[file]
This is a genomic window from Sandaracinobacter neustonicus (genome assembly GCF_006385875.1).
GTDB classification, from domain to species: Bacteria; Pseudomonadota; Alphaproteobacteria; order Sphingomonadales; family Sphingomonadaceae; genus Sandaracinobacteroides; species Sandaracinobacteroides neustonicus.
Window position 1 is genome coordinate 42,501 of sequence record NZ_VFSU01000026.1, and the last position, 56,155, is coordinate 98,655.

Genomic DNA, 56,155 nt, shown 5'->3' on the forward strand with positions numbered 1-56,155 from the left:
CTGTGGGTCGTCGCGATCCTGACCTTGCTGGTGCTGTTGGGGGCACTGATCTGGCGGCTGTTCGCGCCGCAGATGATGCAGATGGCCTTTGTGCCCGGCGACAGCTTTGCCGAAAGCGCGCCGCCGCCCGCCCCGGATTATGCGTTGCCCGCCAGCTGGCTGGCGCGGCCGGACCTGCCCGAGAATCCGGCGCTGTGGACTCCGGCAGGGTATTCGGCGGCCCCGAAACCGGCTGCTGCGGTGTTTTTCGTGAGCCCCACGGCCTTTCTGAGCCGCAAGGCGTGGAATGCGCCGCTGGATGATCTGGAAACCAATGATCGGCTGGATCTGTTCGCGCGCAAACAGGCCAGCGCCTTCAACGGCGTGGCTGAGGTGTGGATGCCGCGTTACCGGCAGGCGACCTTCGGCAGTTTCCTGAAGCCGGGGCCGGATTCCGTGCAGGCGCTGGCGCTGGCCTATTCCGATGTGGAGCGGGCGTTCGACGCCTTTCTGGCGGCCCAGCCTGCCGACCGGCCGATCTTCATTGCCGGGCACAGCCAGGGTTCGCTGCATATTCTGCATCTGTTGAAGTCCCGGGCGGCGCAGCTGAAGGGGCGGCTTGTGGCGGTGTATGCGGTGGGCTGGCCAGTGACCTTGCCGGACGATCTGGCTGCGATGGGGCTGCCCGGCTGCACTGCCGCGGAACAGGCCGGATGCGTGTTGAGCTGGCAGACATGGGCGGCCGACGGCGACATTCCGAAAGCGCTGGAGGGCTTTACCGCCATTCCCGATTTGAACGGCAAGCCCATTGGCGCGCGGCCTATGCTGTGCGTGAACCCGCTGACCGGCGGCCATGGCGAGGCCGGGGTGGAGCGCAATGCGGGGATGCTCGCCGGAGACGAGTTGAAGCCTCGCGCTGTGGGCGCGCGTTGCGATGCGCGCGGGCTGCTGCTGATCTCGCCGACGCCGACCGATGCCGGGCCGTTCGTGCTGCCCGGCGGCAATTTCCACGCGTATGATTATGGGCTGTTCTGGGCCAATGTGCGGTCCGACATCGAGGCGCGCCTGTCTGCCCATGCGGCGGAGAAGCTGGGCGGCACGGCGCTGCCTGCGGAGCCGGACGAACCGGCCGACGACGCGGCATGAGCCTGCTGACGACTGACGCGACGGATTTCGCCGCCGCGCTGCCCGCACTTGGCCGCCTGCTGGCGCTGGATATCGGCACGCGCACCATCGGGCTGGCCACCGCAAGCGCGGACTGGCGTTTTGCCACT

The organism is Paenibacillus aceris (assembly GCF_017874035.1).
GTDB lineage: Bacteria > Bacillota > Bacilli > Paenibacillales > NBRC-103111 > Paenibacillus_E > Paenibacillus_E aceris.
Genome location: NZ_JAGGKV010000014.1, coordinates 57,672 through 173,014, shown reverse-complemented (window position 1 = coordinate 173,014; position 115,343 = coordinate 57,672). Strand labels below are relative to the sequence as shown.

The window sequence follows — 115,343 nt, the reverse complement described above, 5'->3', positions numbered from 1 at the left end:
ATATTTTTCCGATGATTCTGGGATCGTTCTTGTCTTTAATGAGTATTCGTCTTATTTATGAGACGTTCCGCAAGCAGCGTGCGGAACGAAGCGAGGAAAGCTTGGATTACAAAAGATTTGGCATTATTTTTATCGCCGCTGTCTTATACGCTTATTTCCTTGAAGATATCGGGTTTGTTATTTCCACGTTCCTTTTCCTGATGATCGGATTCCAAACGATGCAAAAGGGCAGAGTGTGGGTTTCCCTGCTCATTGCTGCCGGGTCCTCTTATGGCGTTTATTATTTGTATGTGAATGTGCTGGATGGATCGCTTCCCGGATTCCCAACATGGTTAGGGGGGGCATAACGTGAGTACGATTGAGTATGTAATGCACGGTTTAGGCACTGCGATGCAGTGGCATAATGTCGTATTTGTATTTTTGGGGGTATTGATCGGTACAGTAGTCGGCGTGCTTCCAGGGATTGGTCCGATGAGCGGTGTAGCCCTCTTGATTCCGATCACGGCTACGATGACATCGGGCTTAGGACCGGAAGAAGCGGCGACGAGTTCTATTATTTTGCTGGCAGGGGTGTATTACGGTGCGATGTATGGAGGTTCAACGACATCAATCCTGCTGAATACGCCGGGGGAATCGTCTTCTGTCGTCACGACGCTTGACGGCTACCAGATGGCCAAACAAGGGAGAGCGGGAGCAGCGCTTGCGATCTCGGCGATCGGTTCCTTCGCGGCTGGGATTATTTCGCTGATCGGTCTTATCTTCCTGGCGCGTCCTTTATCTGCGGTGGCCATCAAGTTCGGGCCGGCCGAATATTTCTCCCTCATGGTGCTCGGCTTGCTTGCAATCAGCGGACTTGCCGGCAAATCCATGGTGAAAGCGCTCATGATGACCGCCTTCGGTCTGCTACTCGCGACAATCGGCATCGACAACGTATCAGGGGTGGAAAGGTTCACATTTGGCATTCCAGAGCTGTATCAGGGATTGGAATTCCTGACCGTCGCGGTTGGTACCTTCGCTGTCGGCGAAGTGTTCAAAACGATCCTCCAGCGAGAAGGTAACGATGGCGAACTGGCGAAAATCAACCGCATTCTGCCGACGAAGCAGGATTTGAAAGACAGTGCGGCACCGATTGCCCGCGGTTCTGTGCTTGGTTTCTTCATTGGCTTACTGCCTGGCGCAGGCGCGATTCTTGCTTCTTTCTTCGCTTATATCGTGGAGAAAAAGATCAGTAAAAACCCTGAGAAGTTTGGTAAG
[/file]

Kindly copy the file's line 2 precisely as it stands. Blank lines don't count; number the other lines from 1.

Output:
GTDB classification, from domain to species: Bacteria; Pseudomonadota; Alphaproteobacteria; order Sphingomonadales; family Sphingomonadaceae; genus Sandaracinobacteroides; species Sandaracinobacteroides neustonicus.